[¶ 6] Following the evidentiary hearing, the court issued a written decision in November 2013. The court found that, while living with father, E.C. had been exposed to domestic violence, substance abuse, and neglect. The court noted that from June 2009, when E.C. was taken into DCF custody, until the hearing in September 2013, father had been incarcerated on ten separate occasions for a period of well over half of the time in question. Father remained incarcerated at the time of the hearing and was not scheduled for release until July 2014. The court further found that, despite the encouragement of DCF and others to remain in contact with E.C., father had sent him only one letter and attended only a few visits, while missing or cancelling others. Based on the testimony of the child's therapist, school counselor, and DCF social worker, the court found that father's repeated incarcerations, unpredictable absences, and minimal contacts had contributed to E.C.'s extreme anxiety, fears of abandonment, attachment issues, and emotional instability. Although father had completed a number of behavioral and parenting programs while incarcerated, the court noted that -- despite all of the programming -- he was re-incarcerated in June 2013, following his latest release, for violation of probation. E.C.'s therapist, DCF social worker, and school counselor all testified to his resilience, but also his need for stability and permanence.

[¶ 7] The court concluded that, although father undoubtedly loves E.C., he had played no constructive role in his life for years; that, as a result of father's neglect and absences, E.C. had suffered significant loss and trauma which had adversely affected his emotional health and necessitated significant counseling and support in his day to day activities; that father had failed to provide E.C. with physical, emotional, or financial support for the last four years, despite opportunities to do so; and that, based on the foregoing, there was no reasonable likelihood that father would have the ability to resume parental responsibilities and provide the support that E.C. required within a reasonable period of time. Accordingly, the court concluded that termination of father's parental rights was in the child's best interests, and granted the petition.[1] This appeal by father followed.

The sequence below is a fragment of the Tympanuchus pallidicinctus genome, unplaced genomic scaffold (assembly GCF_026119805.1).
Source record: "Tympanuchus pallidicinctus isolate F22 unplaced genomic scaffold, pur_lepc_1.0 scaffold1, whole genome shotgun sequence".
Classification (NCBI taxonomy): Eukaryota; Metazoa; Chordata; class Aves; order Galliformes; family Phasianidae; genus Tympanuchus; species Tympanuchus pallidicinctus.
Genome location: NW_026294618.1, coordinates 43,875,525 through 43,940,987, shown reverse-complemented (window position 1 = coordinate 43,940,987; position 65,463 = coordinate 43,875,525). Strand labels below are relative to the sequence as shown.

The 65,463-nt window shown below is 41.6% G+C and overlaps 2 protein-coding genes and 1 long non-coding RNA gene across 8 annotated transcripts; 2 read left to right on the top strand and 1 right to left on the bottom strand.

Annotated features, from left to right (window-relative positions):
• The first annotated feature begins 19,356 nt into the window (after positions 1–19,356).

[¶ 8] Father initially contends the trial court improperly shifted the burden of proof to him to demonstrate that he could resume parental responsibilities within a reasonable period of time. The burden of proving by clear and convincing evidence that a termination of parental rights is in the best interests of the child rests, of course, with the State. 33 V.S.A. § 5317(c); In re R.W., 2011 VT 124, ¶ 15, 191 Vt. 108, 39 A.3d 682. In asserting that the trial court here impermissibly shifted the burden, father cites a portion of one sentence in the court's decision, which reads: " There is little if any support for the belief that [father] will be available to assume or resume parental duties within a reasonable time ... ." Father argues based on this statement that the " court's analysis focused not on what the state had proved, but what the father had not."

[¶ 9] The claim lacks merit. Indeed, it is refuted by the very sentence on which father relies, which reads, in its entirety, as follows: " There is little if any support for the belief that [father] will be available to assume or resume parental responsibilities within a reasonable time; a role he has not fulfilled in over four years ." (Emphasis added.) As the underscored language suggests, the court's conclusion on this critical point was based on the extensive record evidence of father's serial incarcerations, many resulting from probation violations, and chronic failure to maintain even the most minimal emotional contact with, and support for, the child over many years. In referring to the lack of " any support for the belief" that father could resume parental responsibilities, it is clear that the court was simply commenting on the state of the record, not impermissibly shifting the burden of proof. See In re B.C., 169 Vt. 1, 14, 726 A.2d 45 (1999) (holding that, " [i]n noting the absence of any credible ...